The process of demonstrating the validity of a fact or a document is known as authentication. The word is derived from a Greek word afthentikopoíisi which means authentic. Authentication systems provide access control by comparing a user’s credentials to those in a database of authorised users or on an authentication server.
Password authentication, which combines a username and password, is the most often used type of authentication. Users must provide the correct login information on the login page to “verify their authenticity” before accessing a device or an online account. If the user’s credentials are found to be legitimate after being compared to the data already saved in an internal repository, the service provider will grant them access to their account. This way, authentication ensures that access to your resources is granted only to genuine users.
Although password authentication is the most widely used method, passwords are notoriously unreliable and detrimental to the user experience. Password fatigue is a term used to describe the difficulty and pain experienced by users and IT departments when managing the numerous strong passwords needed to access various devices and accounts. Due to this reason, many users frequently reuse passwords or alter their initial strong passwords in ways that are simple to guess. Even more concerning is the fact that many users often utilize weak passwords. Such challenges and advancements in communication and cybersecurity technologies have given rise to novel authentication systems, most of which rely heavily on authentication factors. Take a look at these authentication factors that help to secure access to your resources:
Methods of authentication
Two-factor authentication: Two-factor authentication adds a second layer of security to the authentication process. In addition to the password, 2FA calls on the user to give another authentication factor. A verification code sent by text message to a pre-registered mobile phone or a code created by an authentication application is frequently required by 2FA systems.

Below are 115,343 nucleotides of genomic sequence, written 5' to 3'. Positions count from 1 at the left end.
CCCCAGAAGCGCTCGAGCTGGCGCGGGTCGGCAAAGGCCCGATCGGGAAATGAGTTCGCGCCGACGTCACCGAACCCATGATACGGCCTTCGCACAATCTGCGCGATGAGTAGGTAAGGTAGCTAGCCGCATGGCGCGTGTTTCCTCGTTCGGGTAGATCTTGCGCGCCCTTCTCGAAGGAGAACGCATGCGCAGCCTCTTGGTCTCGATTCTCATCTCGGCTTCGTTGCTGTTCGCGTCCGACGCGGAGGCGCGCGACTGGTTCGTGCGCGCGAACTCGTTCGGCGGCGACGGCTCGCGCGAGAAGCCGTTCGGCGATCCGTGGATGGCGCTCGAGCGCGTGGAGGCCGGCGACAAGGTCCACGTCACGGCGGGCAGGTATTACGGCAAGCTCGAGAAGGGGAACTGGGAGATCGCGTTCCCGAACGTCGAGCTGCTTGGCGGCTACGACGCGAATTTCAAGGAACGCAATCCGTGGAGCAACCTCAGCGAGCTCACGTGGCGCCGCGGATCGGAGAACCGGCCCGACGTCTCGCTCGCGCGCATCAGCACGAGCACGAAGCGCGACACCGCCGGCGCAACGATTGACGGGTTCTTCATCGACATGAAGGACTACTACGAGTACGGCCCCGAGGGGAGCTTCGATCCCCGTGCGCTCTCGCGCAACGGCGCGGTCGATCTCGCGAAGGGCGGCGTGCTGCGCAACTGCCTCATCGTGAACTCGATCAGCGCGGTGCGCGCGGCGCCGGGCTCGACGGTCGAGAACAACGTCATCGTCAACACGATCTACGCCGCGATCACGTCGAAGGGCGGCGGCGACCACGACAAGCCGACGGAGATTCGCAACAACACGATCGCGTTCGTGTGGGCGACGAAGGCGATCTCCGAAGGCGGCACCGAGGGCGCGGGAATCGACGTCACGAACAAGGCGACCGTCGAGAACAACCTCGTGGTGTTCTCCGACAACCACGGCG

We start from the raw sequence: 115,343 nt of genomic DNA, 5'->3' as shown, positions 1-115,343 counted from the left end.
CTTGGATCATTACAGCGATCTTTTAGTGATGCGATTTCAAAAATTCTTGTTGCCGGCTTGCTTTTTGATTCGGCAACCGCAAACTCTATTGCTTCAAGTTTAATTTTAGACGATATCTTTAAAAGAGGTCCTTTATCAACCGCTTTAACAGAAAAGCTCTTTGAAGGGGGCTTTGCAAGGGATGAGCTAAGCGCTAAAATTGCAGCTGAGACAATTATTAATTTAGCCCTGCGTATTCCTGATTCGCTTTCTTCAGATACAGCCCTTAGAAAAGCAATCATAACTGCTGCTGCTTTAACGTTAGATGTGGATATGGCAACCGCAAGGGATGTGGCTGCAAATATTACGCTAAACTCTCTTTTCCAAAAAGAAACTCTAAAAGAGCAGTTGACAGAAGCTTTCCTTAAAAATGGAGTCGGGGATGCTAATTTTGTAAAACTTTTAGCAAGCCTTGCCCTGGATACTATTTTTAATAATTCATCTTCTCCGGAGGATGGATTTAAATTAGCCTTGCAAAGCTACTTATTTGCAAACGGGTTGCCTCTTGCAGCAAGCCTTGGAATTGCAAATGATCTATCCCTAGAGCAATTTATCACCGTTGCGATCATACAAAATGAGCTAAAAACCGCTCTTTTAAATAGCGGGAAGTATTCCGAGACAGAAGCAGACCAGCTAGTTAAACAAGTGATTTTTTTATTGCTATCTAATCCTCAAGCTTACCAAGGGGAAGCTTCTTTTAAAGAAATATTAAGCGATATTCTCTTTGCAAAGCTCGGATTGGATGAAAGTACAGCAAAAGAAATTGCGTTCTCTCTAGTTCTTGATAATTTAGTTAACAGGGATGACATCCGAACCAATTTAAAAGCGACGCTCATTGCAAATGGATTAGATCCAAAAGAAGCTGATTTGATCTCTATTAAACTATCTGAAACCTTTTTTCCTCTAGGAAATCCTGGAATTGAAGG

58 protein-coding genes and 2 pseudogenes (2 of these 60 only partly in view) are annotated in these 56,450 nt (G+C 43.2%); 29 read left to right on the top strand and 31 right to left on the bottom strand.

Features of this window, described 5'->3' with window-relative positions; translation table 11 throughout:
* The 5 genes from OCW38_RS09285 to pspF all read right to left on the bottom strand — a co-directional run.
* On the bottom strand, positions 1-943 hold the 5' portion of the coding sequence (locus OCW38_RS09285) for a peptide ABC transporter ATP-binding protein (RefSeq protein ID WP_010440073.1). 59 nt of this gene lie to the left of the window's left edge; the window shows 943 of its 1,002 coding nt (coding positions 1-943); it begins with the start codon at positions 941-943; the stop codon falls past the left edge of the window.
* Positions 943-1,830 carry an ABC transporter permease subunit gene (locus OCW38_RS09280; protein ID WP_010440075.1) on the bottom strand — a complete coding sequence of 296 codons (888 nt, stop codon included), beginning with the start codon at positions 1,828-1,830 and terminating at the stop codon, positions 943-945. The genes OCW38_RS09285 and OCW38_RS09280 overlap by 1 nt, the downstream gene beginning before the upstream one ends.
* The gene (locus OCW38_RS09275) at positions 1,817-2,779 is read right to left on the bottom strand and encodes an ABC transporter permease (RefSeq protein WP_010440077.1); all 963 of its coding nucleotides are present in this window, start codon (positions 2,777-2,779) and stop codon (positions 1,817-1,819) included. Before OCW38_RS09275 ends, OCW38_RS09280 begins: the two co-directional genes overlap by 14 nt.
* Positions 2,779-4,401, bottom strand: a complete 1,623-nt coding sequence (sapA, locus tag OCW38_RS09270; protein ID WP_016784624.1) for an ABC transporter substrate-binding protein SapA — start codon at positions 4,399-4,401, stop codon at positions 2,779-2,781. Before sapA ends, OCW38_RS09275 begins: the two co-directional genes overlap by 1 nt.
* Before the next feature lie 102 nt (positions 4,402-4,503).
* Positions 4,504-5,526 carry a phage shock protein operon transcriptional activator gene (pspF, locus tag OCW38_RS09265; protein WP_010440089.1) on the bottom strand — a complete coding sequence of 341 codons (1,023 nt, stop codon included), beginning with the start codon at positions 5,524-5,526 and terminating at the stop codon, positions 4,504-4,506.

Multi-factor authentication: Multi-factor authentication requires users to verify their identity using more than one authentication factor, such as a biometric factor like a fingerprint or face recognition, a possession factor like a security key, or a token created by an authenticator app.
Single-Sign-On (SSO) authentication: Single Sign On (SSO) is a technology that enables users to check in only once and then has their identities verified automatically whenever they visit other platforms or services. Users can access all their applications with SSO by only having to input their login information once.
Skillmine Authenticator is an indigenously developed authentication solution by Skillmine. Authenticator provides a seamless experience offering SSO and MFA. It also offers an additional layer of security coupled with customer identity secrecy at the highest level, compatible across different platforms supporting multiple protocols. Know more about Authenticator
One-time password: An automatically produced string of characters with numeric or alphanumeric characters that authenticates a user is known as a one-time password. This password is typically used for new users or users who have lost their passwords and have been issued a one-time password to log in or change to a new password.
Three-factor authentication: Three-factor authentication (3FA) is a type of MFA that makes use of three authentication factors often a knowledge factor (password), a possession factor (security token), and an inherited factor (biometric).
Biometrics: Although some authentication systems can rely purely on biometric identity, biometrics are typically utilized as a second or third authentication factor. The more popular biometric identification methods are voice recognition, facial or retinal scanning, and fingerprint scanning.
Mobile authentication: Mobile authentication is the process of confirming a user’s identity through their mobile or the device in question. This enables users to access resources and sites from anywhere. Multifactor authentication, which might incorporate one-time passwords, biometrics, or QR code validation, is used in the mobile authentication process.
In a constantly changing business environment, providing solid authentication is imperative. Through a patchwork of privacy and security laws, authentication ensures this, by providing cybersecurity and sustaining compliance.
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